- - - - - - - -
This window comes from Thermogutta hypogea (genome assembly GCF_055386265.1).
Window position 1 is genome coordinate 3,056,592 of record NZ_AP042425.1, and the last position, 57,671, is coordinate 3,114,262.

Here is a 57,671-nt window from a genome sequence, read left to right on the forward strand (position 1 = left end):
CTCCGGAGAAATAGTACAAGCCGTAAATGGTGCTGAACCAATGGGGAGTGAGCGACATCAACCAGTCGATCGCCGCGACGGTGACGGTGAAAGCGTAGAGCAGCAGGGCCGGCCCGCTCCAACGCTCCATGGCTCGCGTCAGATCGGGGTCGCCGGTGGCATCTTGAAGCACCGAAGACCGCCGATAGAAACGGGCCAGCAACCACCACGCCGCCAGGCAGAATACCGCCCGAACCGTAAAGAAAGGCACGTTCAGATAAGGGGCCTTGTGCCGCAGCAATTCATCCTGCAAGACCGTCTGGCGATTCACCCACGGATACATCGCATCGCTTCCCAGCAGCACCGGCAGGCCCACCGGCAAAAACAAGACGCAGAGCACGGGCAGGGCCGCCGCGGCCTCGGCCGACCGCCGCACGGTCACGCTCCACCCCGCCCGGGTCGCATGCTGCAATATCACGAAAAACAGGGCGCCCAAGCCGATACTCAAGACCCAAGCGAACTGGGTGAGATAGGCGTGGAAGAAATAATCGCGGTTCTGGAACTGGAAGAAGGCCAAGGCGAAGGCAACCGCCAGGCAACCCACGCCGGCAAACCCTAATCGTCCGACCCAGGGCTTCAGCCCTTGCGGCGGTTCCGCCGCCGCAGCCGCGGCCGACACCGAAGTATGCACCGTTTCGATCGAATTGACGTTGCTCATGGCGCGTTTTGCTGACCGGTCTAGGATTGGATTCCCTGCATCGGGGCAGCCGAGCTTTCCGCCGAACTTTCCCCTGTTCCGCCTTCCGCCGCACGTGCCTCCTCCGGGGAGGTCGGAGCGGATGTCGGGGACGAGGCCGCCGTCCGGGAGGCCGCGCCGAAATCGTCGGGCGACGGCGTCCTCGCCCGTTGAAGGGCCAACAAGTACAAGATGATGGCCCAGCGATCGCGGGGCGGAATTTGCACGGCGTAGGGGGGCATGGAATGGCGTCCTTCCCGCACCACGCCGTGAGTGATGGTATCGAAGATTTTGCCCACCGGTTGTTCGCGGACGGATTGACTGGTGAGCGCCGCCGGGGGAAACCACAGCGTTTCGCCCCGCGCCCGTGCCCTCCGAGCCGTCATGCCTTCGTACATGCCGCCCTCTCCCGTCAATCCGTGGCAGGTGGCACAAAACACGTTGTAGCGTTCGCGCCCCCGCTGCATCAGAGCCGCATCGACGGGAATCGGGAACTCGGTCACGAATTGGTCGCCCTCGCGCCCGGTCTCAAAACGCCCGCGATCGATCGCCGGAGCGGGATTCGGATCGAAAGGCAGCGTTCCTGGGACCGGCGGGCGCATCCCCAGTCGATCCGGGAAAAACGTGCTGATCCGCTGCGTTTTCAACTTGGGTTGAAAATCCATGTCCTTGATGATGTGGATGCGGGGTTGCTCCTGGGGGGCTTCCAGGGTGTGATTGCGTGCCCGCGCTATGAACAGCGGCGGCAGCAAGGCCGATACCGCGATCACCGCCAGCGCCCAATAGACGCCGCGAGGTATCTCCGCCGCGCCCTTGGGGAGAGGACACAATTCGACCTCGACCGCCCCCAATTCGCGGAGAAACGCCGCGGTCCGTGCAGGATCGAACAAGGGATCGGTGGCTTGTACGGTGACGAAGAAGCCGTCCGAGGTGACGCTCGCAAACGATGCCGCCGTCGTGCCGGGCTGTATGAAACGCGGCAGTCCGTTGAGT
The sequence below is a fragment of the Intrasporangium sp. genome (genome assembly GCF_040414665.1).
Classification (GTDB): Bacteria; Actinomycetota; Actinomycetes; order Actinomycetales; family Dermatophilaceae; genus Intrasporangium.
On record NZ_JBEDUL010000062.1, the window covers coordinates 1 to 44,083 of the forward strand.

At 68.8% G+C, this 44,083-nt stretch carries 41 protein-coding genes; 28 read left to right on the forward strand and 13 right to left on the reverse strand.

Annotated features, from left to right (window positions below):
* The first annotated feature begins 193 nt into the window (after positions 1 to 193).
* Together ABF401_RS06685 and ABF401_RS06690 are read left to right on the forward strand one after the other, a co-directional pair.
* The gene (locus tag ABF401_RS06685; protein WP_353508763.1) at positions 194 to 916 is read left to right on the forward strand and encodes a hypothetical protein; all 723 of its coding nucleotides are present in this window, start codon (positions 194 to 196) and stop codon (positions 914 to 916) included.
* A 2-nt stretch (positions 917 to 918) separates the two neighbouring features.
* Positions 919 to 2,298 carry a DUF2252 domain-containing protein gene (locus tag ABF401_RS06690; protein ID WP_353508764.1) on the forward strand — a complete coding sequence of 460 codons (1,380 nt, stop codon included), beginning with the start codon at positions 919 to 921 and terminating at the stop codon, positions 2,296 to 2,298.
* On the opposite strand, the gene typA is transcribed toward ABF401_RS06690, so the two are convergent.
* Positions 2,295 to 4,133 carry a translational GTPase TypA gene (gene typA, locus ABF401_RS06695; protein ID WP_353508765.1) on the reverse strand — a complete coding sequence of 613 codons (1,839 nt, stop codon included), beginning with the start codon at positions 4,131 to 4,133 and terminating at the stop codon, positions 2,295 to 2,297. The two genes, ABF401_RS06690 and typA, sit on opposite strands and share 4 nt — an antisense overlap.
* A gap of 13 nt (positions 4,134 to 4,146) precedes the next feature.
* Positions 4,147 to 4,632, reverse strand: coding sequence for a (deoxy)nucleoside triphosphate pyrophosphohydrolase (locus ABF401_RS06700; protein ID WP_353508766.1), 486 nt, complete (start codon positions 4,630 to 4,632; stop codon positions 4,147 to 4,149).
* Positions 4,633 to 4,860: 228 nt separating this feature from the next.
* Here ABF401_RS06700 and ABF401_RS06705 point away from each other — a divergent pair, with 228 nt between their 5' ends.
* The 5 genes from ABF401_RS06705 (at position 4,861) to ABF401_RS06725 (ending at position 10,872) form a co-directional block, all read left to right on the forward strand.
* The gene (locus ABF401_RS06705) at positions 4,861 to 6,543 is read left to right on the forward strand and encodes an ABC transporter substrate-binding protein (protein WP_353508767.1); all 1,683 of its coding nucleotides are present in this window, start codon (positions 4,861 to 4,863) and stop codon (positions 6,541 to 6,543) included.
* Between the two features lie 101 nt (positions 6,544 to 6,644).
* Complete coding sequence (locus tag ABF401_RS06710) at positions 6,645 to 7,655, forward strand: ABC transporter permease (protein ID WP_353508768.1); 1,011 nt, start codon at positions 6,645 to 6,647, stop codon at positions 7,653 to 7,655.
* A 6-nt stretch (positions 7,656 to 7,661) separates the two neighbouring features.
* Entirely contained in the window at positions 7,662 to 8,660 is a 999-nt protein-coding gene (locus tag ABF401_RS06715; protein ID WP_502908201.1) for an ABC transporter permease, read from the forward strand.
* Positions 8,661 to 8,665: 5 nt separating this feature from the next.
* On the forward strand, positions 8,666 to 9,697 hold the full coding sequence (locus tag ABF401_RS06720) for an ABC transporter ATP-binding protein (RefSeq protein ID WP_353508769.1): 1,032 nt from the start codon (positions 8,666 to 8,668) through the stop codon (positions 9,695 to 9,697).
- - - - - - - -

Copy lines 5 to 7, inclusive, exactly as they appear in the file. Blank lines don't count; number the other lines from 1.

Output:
The sequence below is a fragment of the Intrasporangium sp. genome (genome assembly GCF_040414665.1).
Classification (GTDB): Bacteria; Actinomycetota; Actinomycetes; order Actinomycetales; family Dermatophilaceae; genus Intrasporangium.
On record NZ_JBEDUL010000062.1, the window covers coordinates 1 to 44,083 of the forward strand.